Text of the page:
Messages to Meg Menzies adorn a whitewashed stone at a roadside memorial near Hanover Courthouse.

Messages to Meg Menzies adorn a whitewashed stone at a roadside memorial near Hanover Courthouse.

“We’re an average Christian family, we’re not actors, we’re not famous people, we’re not rock stars or superstars, we’re not professional athletes – although I would argue Meg was a professional athlete as fast as she was – so for people to react this way…is amazing,” Menzies said.

That support travelled to Boston. Menzies’ first stop there was to “Soles of Love,” a tribute memorial prepared by Kel Kelly, which contained an array of more than 700 running shoes.

“[Meg] was very humble, I can only imagine now she’s kind of blushing in heaven,” Menzies said.

In a way, though, the attention makes sense because of the person Meg was, her husband said, adding that he could talk “forever” about all the positive things surrounding his wife and who she was.

Though many have defined Meg foremost as a runner, she was dedicated to more than just beating her last time around the course.

“She was a fantastic mother – top notch, best – my children would say that. She was the best wife and she was the leader of our family hands down and I didn’t mind that. I enjoyed it. I took orders from her every day,” Menzies said.

Since Meg’s death, care of their three children – ages 9, 7 and 5 – has fallen to Menzies, who’s now starting to figure out the work-life balance that he didn’t worry about as much as he said he should have when Meg was a full-time mother.

Meg’s faith was also important to her. The family still attends Cool Springs Baptist Church, and Menzies said that Meg would have wanted to be known as a devout Christian and that she would have wanted to see this tragedy result in more people reconnecting with faith.

“Her challenge for me, and I feel her telling me sometimes – maybe it’s her or God – but I feel like the momentum that Meg’s story has gained – I feel like she would say somehow we need to bring people into church,” Menzies said.

Menzies’ own faith was affected, initially, by the accident, which he said remains difficult for him to understand. He said wide-ranging support – everyone from the national and international running community to here at home, from his Ashland Police “family” – has helped him through this ordeal with his faith intact.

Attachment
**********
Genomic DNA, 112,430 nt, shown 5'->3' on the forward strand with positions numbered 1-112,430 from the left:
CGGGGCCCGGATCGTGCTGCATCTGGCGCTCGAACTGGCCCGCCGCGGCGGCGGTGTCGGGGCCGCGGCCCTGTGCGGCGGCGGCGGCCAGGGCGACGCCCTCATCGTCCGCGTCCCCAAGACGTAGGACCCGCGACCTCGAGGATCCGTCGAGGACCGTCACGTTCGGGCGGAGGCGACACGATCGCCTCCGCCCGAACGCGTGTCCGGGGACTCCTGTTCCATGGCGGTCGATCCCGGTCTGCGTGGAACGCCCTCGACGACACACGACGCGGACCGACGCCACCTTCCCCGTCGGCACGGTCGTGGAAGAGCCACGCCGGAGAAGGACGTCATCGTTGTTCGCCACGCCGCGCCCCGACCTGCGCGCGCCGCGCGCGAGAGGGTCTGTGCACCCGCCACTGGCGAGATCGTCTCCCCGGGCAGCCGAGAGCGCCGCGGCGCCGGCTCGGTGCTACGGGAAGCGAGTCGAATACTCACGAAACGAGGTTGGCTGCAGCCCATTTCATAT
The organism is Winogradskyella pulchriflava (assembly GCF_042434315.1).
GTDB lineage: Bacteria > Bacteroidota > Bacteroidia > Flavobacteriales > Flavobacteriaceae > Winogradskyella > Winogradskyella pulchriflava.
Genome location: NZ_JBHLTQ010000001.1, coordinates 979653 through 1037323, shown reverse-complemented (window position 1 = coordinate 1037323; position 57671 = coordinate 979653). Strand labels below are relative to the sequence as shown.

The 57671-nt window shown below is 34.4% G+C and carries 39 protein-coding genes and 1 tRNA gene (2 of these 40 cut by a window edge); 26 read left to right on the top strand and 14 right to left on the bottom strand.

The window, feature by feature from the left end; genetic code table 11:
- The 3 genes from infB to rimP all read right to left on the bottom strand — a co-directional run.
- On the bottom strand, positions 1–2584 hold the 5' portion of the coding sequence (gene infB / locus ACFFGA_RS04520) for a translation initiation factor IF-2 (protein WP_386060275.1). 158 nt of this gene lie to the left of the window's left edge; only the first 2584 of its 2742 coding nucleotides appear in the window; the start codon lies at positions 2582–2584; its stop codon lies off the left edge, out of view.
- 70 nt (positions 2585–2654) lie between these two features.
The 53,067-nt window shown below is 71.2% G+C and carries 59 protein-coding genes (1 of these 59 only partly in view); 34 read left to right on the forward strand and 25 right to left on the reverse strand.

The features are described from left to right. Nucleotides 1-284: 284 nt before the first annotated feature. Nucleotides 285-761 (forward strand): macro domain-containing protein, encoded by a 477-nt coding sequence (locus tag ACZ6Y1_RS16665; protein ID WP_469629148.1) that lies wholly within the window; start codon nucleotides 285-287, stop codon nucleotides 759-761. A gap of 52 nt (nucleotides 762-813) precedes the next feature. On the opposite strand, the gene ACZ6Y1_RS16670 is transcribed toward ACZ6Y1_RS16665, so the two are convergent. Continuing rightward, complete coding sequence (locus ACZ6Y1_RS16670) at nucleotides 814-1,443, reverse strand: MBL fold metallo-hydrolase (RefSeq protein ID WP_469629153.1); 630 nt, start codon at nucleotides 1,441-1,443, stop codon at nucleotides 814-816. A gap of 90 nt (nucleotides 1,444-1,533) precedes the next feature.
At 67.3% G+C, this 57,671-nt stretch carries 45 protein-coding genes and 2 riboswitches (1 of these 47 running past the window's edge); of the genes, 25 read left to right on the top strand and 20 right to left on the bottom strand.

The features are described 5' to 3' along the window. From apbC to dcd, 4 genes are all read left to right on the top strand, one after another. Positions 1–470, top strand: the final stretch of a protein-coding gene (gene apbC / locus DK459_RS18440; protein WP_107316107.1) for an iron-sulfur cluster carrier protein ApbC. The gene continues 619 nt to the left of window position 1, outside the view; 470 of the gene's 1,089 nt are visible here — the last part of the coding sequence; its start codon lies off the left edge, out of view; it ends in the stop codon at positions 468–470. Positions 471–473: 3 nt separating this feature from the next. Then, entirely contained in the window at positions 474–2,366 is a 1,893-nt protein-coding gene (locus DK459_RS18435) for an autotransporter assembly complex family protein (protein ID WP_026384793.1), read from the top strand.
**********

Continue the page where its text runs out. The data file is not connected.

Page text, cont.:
“I refuse to believe that God’s not working right now,” Menzies said. “I don’t believe God caused this; I believe because of what happened He stepped in and said ‘Let’s do something.’”

A Long Road

Following the Boston Marathon, Menzies worried that he’d have a “Now what?” moment.  Though he said completing the run in Meg’s honor definitely helped with the grieving process, the road ahead remains steep.

A medal and a pair of running shoes are draped on a cross at a roadside memorial on Route 54 near Hanover Courthouse.

A medal and a pair of running shoes are draped on a cross at a roadside memorial on Route 54 near Hanover Courthouse.

“My family’s still grieving; this is still very new to us,” Menzies said. “I feel like there is still a long way to go for me and my family.”

Part of the recovery process has entailed revisiting the site of the accident. Menzies still runs the same route down West Patrick Henry Road that he and his wife ran that day in January.

A memorial of runners’ shoes has overtaken a road sign there as a lasting tribute. Flowers bloom on the shoulder of the road near the medal-adorned cross – hallowed ground.

Menzies said he visits this place often. He speaks to Meg here, just as he would if she was running by his side, or just a few paces ahead.

Even when Meg was alive, on the occasions he’d run without her, Menzies said she was never very far. Today, that’s still the case, but it’s taken on a whole new meaning for the grieving husband.

“There are times I struggle feeling her, and I feel her more when I’m running,” he said. “I talk a lot when I’m running, I cry a lot when I’m running. And I know there are times when cars pass me, I’m sure the drivers are thinking, ‘What in the world is wrong with that guy?’ But I don’t care.”